This review contains spoilers.
Did Jeremy Bamber (Freddie Fox) really tell his girlfriend Julie Mugford (Alexa Davies) that he planned to have his family assassinated or is she just a jealous woman out to spite Bamber after he dumped her? That’s the dilemma the police are facing in episode five of ITV’s drama series White House Farm following the aftermath of the shooting of five members of a family at the titular estate in Essex in 1985.
At the end of episode four, Mugford was at the end of her tether and ready to talk, and much of ep five is told in flashback based on Mugford’s confession – whether these flashbacks are what really happened or Julie taking revenge is for the police to pick through. Mark Addy’s gently persistent DS Stan Jones is quite sure what she’s saying is the truth – or at least a true account of what Jeremy told her – but Stephen Graham’s Taff won’t budge and it’s become increasingly apparent he’s more interested in saving face than listening to the facts and what the rest of his team think. By the end of the episode – the second to last in the series – and he’s off the case allowing things to move forward properly at last.
This episode spotlights Julie and it’s a slightly uncomfortable portrait. If Jeremy is shown as the cruel, callous cad then Julie is very much his amoral accomplice. Flashbacks show the two together while Jeremy steals money from the caravan park; later a scene in a nightclub sees Jeremy flirt with other women and then tease and kiss Julie conspicuously. It harks back to a scene earlier in the series where the two have a fight and then get frisky in a dark alley. Is Julie attracted to Jeremy’s dark side? Does his reckless and toxic behaviour turn her on?
The nightclub scene is immediately juxtaposed with a shot of a corn field – the sleaze of their world, set against the peaceful countryside. Likewise, Julie is played as pale, brittle and volatile, dressed in slightly severe or showy outfits – the opposite of the wholesome and earthy Ann (Gemma Whelan) who only plays a small part in this episode.
There’s a shot of Julie fixing her make-up as the police drive her to the farm straight after the murders too, cementing this idea of her as something of a fallen woman, along with several scenes where she jokes with Jeremy about him killing his family. While it’s plausible she never thought he’d go ahead with it, the fact that she names a local man Jeremy apparently told her he had hired as a hit man makes her incredulity a bit more suspect. And when Colin (Mark Stanley), the most sympathetic character and a constant reminder to the audience that we are dealing with the deaths of children, talks of the betrayal he feels from not just Jeremy but also Julie for keeping quiet for so long, the show isn’t letting her off too easy. It’s an interesting performance from Davis – not played as brassy or calculating, Julie is rather more inscrutable, a woman foolishly in love with the handsome but cold Jeremy though it’s not entirely clear why. Fox and Davis don’t have a great deal of chemistry though he’s not given a soft side at all – the closest we come to sympathy for Jeremy is in a moment of self pity where he proclaims that everyone hates him.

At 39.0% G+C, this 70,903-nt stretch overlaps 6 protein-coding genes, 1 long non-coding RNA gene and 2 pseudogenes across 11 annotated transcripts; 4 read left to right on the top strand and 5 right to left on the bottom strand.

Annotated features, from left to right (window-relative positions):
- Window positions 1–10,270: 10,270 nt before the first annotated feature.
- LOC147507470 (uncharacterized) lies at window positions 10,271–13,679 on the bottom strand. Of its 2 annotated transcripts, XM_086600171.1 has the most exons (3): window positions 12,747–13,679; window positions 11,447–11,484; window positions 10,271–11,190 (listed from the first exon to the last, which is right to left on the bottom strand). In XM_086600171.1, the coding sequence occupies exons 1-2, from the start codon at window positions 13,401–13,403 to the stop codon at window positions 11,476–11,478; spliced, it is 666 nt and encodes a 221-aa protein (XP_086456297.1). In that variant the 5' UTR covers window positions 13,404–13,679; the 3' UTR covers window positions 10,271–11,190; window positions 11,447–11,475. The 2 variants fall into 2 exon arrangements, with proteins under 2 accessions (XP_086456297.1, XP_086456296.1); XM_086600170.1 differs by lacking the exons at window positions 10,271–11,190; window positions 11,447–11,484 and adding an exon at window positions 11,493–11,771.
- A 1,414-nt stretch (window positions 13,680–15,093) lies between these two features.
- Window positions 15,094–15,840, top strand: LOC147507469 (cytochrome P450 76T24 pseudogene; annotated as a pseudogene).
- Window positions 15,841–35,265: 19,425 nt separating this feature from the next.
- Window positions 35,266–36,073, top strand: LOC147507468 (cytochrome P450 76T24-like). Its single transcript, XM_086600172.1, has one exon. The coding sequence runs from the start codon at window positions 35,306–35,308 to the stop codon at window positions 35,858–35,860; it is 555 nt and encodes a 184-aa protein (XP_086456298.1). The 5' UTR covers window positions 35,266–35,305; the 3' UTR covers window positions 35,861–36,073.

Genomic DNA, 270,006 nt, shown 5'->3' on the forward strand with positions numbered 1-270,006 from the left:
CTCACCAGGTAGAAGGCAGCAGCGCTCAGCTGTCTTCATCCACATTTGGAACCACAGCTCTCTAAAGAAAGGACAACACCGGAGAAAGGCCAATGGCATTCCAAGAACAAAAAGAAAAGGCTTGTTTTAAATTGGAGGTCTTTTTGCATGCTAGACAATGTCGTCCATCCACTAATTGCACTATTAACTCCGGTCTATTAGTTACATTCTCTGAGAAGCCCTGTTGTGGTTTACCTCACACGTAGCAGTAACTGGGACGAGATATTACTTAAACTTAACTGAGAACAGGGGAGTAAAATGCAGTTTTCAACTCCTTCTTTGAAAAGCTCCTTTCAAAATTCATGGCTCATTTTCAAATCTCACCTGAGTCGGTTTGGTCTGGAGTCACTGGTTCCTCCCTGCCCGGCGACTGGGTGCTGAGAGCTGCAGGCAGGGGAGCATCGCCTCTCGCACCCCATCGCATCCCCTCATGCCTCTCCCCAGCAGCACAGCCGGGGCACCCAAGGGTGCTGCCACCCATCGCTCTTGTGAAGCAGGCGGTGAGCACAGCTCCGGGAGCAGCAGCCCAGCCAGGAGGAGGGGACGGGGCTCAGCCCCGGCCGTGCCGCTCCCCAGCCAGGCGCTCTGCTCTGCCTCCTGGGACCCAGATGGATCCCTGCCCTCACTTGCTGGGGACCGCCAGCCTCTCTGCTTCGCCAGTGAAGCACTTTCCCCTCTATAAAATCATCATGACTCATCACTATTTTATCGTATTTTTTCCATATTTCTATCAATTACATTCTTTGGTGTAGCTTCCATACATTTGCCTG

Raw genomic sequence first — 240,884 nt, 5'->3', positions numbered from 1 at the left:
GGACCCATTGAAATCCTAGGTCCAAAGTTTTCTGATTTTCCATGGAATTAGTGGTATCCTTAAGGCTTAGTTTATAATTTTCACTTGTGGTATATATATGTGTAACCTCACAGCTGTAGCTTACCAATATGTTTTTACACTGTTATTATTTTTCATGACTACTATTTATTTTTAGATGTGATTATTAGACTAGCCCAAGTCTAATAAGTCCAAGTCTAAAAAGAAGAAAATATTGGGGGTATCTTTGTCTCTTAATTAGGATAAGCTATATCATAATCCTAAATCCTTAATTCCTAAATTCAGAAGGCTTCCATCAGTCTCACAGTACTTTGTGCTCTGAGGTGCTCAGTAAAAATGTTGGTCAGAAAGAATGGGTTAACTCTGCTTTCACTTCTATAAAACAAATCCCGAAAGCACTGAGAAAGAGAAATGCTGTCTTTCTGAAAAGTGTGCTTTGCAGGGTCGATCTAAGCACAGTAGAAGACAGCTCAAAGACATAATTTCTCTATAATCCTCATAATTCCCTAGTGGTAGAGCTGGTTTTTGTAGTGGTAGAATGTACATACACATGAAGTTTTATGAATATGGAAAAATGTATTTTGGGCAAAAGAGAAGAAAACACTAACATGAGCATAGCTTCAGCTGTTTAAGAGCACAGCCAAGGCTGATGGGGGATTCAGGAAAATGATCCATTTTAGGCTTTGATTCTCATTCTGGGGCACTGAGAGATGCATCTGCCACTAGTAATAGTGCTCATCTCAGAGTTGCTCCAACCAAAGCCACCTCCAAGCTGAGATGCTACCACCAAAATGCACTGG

Taff is insistent Julie’s not a credible witness but a woman scorned, but fortunately key bits of info like the latch on the window which can be locked from the outside, mean her statement is still enough to get Jeremy arrested. Taff is overruled, his pride severely knocked. Graham is excellent as usual, his thick Welsh accent only mildly distracting.
If you’re in any doubt this far into the series that Jeremy was a sleazebag, in addition to being a murderer, a scene where he attempts to sell nude pictures of his dead sister to the Sun newspaper for £20,000 (and instead the paper reports on his attempt to sell them) puts a nail in that coffin. Fox is smarmy and smug, none more so when he’s trying to discredit Julie by writing her a note from his interrogation room saying sorry they broke up.
It’s a strong lead into the final ep, with the net finally closing around Jeremy. If he’s perhaps become something of a matinee villain five episodes in, it’ll likely serve the drama of his eventual undoing. However, the show doesn’t quite manage to really get to the heart of why, or how, someone could actually gun down their whole family, including two small children, and seemingly feel nothing about it afterwards. Given the real-life Bamber still protests his innocence perhaps that’s an impossible task – it’s great TV nonetheless, despite the very real tragedy at its core.
Read Rosie’s review of the previous episode here.